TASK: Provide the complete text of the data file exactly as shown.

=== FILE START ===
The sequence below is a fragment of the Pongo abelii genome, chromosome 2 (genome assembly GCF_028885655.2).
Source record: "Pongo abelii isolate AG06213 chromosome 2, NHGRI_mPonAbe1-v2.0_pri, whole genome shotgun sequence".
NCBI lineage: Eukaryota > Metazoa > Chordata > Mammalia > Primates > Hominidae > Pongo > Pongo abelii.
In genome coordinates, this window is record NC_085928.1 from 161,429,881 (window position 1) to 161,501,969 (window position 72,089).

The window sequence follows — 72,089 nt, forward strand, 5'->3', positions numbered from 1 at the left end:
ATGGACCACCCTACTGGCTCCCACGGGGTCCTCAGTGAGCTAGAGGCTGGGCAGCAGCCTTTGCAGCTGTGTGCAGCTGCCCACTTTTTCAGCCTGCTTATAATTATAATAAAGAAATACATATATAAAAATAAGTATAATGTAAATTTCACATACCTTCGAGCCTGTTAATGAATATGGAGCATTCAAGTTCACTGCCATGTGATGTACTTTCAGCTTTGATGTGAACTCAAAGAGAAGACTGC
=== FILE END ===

The sequence below is a fragment of the Pongo abelii genome, chromosome 2 (genome assembly GCF_028885655.2).
Source record: "Pongo abelii isolate AG06213 chromosome 2, NHGRI_mPonAbe1-v2.0_pri, whole genome shotgun sequence".
NCBI lineage: Eukaryota > Metazoa > Chordata > Mammalia > Primates > Hominidae > Pongo > Pongo abelii.
In genome coordinates, this window is record NC_085928.1 from 161,429,881 (window position 1) to 161,501,969 (window position 72,089).

The window sequence follows — 72,089 nt, forward strand, 5'->3', positions numbered from 1 at the left end:
ATGGACCACCCTACTGGCTCCCACGGGGTCCTCAGTGAGCTAGAGGCTGGGCAGCAGCCTTTGCAGCTGTGTGCAGCTGCCCACTTTTTCAGCCTGCTTATAATTATAATAAAGAAATACATATATAAAAATAAGTATAATGTAAATTTCACATACCTTCGAGCCTGTTAATGAATATGGAGCATTCAAGTTCACTGCCATGTGATGTACTTTCAGCTTTGATGTGAACTCAAAGAGAAGACTGC